Control of turbulence in rectangular pipe flows: application to the cooling of Ultra High Intensity laser amplifiers.


PhD project

The domain of Ultra High Intensity lasers has experienced a dramatic development these years, thanks to the discovery of the chirped pulse amplification technique invented by the Nobel laureate Gerard Mourou. We can now consider multi-petawatts lasers at high repetition rate, provided that we can master thermal effects.

 

Indeed, if each laser pulse has a modest energy (10 J for a commercial laser PW today), the high repetition rate results in the heating of the amplifiers, so that only forced convection can evacuate the heat generated in the amplifiers. Moreover, as the thermal conductivity of amplifier crystals is higher at low temperature, cryogenic cooling allows to optimise the homogeneity of the temperature in the amplifier crystal, as well as, sometimes (in the case of Yb-doped crystals), it permits to improve the efficiency of the laser. In the case of a "multislab" amplifier, the laser beam passes through the amplifiers and the cooling flow. It is therefore crucial to master and control the turbulence of the flow: indeed, if the turbulence improves the energy transfer between the amplifier and the cooling fluid, it could degrade the quality of the laser beam by scrambling the phase.

 

Therefore, this PhD project addresses the problem of the control of a turbulent flow between the amplifier slabs. During this PhD we explore different situations, most often relevant to the cooling of laser amplifiers (in cryogenic conditions, but not only…), also closely related to the onset and control of turbulence in pipe flows, and in boundary layer flows. Thus, in this essentially numerical thesis, we study different situations, between these two extremes:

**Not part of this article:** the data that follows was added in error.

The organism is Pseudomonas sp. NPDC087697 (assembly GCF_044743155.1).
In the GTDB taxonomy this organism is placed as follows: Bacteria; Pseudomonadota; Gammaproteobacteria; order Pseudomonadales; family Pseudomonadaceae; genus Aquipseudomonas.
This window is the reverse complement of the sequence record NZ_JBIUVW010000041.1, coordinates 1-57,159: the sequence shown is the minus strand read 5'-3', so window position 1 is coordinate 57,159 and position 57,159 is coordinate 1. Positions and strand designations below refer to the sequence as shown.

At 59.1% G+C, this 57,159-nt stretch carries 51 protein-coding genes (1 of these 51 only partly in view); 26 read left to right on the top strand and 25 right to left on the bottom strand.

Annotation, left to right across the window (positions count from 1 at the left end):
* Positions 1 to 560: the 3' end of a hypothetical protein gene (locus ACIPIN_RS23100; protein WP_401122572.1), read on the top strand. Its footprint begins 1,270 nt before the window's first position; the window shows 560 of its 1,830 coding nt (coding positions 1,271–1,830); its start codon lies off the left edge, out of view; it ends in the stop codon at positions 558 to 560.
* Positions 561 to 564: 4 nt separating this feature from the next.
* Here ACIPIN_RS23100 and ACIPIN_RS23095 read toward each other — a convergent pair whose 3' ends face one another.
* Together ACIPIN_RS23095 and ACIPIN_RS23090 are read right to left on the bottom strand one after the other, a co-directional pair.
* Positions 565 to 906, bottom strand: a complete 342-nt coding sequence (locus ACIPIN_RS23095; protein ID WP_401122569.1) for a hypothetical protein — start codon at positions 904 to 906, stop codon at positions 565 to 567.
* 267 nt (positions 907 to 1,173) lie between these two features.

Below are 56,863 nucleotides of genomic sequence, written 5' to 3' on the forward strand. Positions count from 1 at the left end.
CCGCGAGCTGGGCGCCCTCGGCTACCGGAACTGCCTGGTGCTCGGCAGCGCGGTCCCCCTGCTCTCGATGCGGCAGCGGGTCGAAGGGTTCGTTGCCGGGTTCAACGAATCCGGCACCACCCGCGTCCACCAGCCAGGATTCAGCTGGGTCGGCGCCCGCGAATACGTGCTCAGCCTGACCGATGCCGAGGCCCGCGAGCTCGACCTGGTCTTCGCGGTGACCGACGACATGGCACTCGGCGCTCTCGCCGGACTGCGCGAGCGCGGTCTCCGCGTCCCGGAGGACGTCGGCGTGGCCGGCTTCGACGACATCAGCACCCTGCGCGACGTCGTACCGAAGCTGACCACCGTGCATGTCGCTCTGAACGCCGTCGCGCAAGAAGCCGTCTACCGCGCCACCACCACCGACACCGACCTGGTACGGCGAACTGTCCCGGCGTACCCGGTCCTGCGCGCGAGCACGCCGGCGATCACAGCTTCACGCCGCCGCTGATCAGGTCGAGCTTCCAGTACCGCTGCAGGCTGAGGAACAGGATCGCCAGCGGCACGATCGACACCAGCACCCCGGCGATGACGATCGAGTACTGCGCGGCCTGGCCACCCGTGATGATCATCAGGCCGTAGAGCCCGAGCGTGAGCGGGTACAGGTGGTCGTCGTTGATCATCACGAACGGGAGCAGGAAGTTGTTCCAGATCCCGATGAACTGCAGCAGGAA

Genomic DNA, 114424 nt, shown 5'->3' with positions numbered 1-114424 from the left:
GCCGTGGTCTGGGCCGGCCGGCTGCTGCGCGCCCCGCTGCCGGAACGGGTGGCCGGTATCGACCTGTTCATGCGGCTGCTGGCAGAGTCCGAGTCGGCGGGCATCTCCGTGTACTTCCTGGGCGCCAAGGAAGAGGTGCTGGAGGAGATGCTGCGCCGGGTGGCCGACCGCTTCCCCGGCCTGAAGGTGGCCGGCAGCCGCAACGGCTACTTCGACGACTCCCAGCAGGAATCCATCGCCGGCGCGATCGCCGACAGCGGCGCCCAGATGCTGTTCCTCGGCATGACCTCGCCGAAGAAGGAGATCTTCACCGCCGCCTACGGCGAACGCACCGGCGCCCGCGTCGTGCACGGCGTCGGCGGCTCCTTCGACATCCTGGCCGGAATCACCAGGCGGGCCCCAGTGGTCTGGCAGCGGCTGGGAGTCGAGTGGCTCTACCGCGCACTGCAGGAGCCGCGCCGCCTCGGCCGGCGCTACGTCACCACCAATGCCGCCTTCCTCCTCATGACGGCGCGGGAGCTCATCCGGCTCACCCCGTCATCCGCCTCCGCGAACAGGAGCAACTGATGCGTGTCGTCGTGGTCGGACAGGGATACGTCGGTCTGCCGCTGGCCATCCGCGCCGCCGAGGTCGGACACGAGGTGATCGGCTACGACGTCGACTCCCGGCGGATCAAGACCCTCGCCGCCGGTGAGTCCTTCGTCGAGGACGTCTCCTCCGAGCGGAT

• the situation in which we try to accelerate the turbulence by devices arranged upstream of the amplifiers;
  • and the situation where, on the contrary, it is sought to delay as much as possible the onset of turbulence in the flow, by paying particular attention to the inlet conditions, and possibly by passive devices such as superhydrophobic surfaces (SSH) or large eddy break-up devices LEBUs).

The numerical simulations will be based on the Direct Numerical Simulation (DNS) of the Navier Stokes equations. From this study we expect to examin the potential and main characteristics of passive devices to accelerate turbulence in boundary layer flows, and to increase our knowledge in this rapidly growing field of research, namely SSH and LEBUS. This increased knowledge will help us design cooling systems for ultra high intensity lasers.


CONTACTS

  • PI: Sedat Tardu
  • Co-PI: Alain Girard and Olivier Doche
  • PhD: Benjamin Arrondeau

PARTNERS

  • LEGI
  • SBT - LRTH
  • SIMAP - EPM

FUNDING

  • Tec21